Patients with Zollinger-Ellison syndrome (ZES) have gastrin-secreting tumors and the associated clinical consequences. This disorder can occur sporadically, or as a manifestation of multiple endocrine neoplasia type 1 (MEN 1). Medical therapy is the current standard of care for most patients with ZES as part of the MEN 1 syndrome. By contrast, many patients with sporadic ZES are candidates for surgical therapy. (See "Clinical manifestations and diagnosis of Zollinger-Ellison syndrome (gastrinoma)" and "Multiple endocrine neoplasia type 1: Treatment" and 'Surgery' below.)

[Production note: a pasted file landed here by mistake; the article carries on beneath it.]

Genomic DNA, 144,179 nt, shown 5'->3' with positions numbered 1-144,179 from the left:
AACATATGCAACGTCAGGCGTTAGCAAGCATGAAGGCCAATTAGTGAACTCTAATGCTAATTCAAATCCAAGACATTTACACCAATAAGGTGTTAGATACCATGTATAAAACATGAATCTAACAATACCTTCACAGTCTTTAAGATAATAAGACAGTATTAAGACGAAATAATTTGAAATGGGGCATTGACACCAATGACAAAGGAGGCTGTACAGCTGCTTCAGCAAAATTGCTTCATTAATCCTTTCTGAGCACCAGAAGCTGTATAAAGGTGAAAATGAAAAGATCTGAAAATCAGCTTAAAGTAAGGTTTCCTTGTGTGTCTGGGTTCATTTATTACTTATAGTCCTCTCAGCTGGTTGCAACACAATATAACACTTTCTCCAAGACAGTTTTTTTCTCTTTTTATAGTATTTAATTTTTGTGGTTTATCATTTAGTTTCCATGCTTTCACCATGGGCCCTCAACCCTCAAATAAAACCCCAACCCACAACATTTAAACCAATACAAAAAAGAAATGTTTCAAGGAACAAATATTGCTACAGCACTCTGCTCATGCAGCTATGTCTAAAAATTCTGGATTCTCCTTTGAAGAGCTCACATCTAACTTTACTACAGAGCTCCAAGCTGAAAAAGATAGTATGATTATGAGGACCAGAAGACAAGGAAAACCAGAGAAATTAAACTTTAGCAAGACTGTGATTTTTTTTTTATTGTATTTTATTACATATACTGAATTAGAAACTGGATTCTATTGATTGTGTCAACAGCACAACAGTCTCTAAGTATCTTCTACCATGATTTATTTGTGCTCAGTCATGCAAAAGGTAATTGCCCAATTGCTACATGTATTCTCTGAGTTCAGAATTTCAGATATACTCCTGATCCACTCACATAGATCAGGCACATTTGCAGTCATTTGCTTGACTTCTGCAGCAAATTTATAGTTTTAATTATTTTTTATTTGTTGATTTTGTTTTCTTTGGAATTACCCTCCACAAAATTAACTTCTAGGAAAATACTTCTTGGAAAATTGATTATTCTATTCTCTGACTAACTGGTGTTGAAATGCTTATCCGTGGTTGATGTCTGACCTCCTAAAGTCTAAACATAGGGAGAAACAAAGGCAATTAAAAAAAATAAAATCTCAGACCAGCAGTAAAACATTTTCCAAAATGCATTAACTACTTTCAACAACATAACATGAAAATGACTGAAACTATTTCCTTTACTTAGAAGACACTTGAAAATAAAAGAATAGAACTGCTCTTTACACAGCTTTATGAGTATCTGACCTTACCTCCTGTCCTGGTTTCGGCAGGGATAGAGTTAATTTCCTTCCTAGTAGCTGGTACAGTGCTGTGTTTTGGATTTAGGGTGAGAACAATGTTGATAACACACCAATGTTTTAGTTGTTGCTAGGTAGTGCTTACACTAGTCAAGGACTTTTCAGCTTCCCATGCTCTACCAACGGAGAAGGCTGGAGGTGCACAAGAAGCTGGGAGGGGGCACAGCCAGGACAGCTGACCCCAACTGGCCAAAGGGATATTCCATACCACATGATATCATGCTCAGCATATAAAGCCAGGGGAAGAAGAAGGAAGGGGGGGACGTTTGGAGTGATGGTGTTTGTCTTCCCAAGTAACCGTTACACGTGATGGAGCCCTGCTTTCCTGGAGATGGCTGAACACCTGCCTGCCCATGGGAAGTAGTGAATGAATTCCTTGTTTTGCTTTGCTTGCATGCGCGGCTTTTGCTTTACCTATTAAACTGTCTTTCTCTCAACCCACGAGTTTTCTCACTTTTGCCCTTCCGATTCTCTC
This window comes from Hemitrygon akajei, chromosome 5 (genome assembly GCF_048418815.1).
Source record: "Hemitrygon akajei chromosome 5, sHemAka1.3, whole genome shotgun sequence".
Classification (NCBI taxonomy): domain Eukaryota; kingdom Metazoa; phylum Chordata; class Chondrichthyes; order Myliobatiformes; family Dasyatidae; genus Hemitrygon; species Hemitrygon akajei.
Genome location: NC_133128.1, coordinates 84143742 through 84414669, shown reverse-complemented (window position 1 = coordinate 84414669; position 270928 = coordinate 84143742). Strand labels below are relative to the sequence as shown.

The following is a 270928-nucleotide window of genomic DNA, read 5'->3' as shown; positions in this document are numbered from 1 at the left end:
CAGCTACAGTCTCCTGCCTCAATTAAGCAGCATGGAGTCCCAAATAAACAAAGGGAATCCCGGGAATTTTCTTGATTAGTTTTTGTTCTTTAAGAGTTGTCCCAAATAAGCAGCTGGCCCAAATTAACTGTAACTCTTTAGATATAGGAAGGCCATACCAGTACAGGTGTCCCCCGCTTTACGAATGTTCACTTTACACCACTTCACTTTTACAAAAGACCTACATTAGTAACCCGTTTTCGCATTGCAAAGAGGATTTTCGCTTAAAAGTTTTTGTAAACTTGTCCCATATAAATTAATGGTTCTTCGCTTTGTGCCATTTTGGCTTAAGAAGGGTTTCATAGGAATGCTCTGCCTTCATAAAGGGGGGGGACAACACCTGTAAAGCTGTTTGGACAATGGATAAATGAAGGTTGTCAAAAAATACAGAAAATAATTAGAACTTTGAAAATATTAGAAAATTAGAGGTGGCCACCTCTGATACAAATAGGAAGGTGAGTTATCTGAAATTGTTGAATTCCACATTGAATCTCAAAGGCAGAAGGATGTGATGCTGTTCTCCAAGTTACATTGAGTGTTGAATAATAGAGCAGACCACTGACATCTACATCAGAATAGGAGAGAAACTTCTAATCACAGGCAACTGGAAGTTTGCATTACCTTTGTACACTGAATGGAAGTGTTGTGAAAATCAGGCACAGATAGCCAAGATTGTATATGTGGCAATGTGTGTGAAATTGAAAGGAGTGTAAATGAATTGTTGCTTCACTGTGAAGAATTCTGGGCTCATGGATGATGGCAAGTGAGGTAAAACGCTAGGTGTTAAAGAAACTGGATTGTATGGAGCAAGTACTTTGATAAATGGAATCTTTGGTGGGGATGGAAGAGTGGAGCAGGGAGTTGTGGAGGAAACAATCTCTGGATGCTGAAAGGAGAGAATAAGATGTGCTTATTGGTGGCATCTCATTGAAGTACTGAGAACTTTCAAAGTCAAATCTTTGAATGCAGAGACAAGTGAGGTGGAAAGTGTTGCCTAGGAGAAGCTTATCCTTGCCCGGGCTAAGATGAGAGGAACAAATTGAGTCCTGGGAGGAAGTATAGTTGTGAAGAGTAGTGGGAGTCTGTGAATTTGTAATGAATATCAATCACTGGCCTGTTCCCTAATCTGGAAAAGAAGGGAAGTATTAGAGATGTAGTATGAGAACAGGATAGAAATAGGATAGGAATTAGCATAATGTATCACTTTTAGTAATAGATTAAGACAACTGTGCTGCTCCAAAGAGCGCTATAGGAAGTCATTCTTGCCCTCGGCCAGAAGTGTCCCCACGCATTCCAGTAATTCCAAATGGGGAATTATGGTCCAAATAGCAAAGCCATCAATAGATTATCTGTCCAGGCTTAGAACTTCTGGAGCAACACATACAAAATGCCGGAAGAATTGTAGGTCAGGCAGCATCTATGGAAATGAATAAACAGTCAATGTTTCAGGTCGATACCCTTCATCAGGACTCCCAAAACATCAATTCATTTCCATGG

Prior to the development of effective acid suppression therapy, the major morbidity and mortality of ZES were related to complications of fulminant peptic ulcer disease; total gastrectomy was the only effective measure to protect patients from these problems .
The development of H2 antagonists and the more powerful proton pump inhibitors has resulted in a significant decrease in morbidity and mortality from ulcer disease and has obviated the need for gastrectomy . Of 212 patients with ZES studied prospectively for a mean of 13.8 years, a ZES-related cause of death could be identified in only half of the 31 percent who died. All of the ZES-related deaths were due to tumor spread; none were due to hypersecretory complications .
This topic review will discuss the two current goals of therapy in ZES :
●Control of the complications resulting from autonomous release of gastrin